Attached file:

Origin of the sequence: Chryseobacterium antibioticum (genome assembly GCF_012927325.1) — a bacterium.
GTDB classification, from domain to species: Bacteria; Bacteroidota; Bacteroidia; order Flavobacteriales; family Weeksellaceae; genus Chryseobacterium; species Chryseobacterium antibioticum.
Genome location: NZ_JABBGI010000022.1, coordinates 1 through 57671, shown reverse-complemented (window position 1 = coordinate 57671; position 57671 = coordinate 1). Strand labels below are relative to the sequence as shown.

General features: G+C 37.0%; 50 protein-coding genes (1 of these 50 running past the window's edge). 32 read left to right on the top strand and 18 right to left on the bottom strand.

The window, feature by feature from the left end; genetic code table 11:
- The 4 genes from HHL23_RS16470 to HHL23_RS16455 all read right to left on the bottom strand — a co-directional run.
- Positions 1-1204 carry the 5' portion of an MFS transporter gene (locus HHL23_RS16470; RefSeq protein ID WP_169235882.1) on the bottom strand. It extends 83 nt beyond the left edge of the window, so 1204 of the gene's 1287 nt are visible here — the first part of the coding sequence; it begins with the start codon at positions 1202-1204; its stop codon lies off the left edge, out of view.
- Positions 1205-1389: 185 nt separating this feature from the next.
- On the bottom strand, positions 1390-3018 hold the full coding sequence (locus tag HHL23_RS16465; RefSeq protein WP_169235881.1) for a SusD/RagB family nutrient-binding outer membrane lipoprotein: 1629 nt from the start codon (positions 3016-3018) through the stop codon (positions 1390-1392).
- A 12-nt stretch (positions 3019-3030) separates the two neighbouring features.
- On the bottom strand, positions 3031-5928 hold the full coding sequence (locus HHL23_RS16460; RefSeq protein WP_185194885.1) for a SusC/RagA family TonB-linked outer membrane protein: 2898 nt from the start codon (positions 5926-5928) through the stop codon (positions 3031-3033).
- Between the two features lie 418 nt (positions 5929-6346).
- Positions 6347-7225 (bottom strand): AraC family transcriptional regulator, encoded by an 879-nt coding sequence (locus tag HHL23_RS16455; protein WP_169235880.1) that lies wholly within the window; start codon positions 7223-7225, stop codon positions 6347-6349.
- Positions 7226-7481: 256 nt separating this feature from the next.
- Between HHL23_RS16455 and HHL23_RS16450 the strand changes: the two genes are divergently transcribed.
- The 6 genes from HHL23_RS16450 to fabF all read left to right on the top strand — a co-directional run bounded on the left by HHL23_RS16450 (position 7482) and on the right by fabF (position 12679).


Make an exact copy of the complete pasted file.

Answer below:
Origin of the sequence: Chryseobacterium antibioticum (genome assembly GCF_012927325.1) — a bacterium.
GTDB classification, from domain to species: Bacteria; Bacteroidota; Bacteroidia; order Flavobacteriales; family Weeksellaceae; genus Chryseobacterium; species Chryseobacterium antibioticum.
Genome location: NZ_JABBGI010000022.1, coordinates 1 through 57671, shown reverse-complemented (window position 1 = coordinate 57671; position 57671 = coordinate 1). Strand labels below are relative to the sequence as shown.

General features: G+C 37.0%; 50 protein-coding genes (1 of these 50 running past the window's edge). 32 read left to right on the top strand and 18 right to left on the bottom strand.

The window, feature by feature from the left end; genetic code table 11:
- The 4 genes from HHL23_RS16470 to HHL23_RS16455 all read right to left on the bottom strand — a co-directional run.
- Positions 1-1204 carry the 5' portion of an MFS transporter gene (locus HHL23_RS16470; RefSeq protein ID WP_169235882.1) on the bottom strand. It extends 83 nt beyond the left edge of the window, so 1204 of the gene's 1287 nt are visible here — the first part of the coding sequence; it begins with the start codon at positions 1202-1204; its stop codon lies off the left edge, out of view.
- Positions 1205-1389: 185 nt separating this feature from the next.
- On the bottom strand, positions 1390-3018 hold the full coding sequence (locus tag HHL23_RS16465; RefSeq protein WP_169235881.1) for a SusD/RagB family nutrient-binding outer membrane lipoprotein: 1629 nt from the start codon (positions 3016-3018) through the stop codon (positions 1390-1392).
- A 12-nt stretch (positions 3019-3030) separates the two neighbouring features.
- On the bottom strand, positions 3031-5928 hold the full coding sequence (locus HHL23_RS16460; RefSeq protein WP_185194885.1) for a SusC/RagA family TonB-linked outer membrane protein: 2898 nt from the start codon (positions 5926-5928) through the stop codon (positions 3031-3033).
- Between the two features lie 418 nt (positions 5929-6346).
- Positions 6347-7225 (bottom strand): AraC family transcriptional regulator, encoded by an 879-nt coding sequence (locus tag HHL23_RS16455; protein WP_169235880.1) that lies wholly within the window; start codon positions 7223-7225, stop codon positions 6347-6349.
- Positions 7226-7481: 256 nt separating this feature from the next.
- Between HHL23_RS16455 and HHL23_RS16450 the strand changes: the two genes are divergently transcribed.
- The 6 genes from HHL23_RS16450 to fabF all read left to right on the top strand — a co-directional run bounded on the left by HHL23_RS16450 (position 7482) and on the right by fabF (position 12679).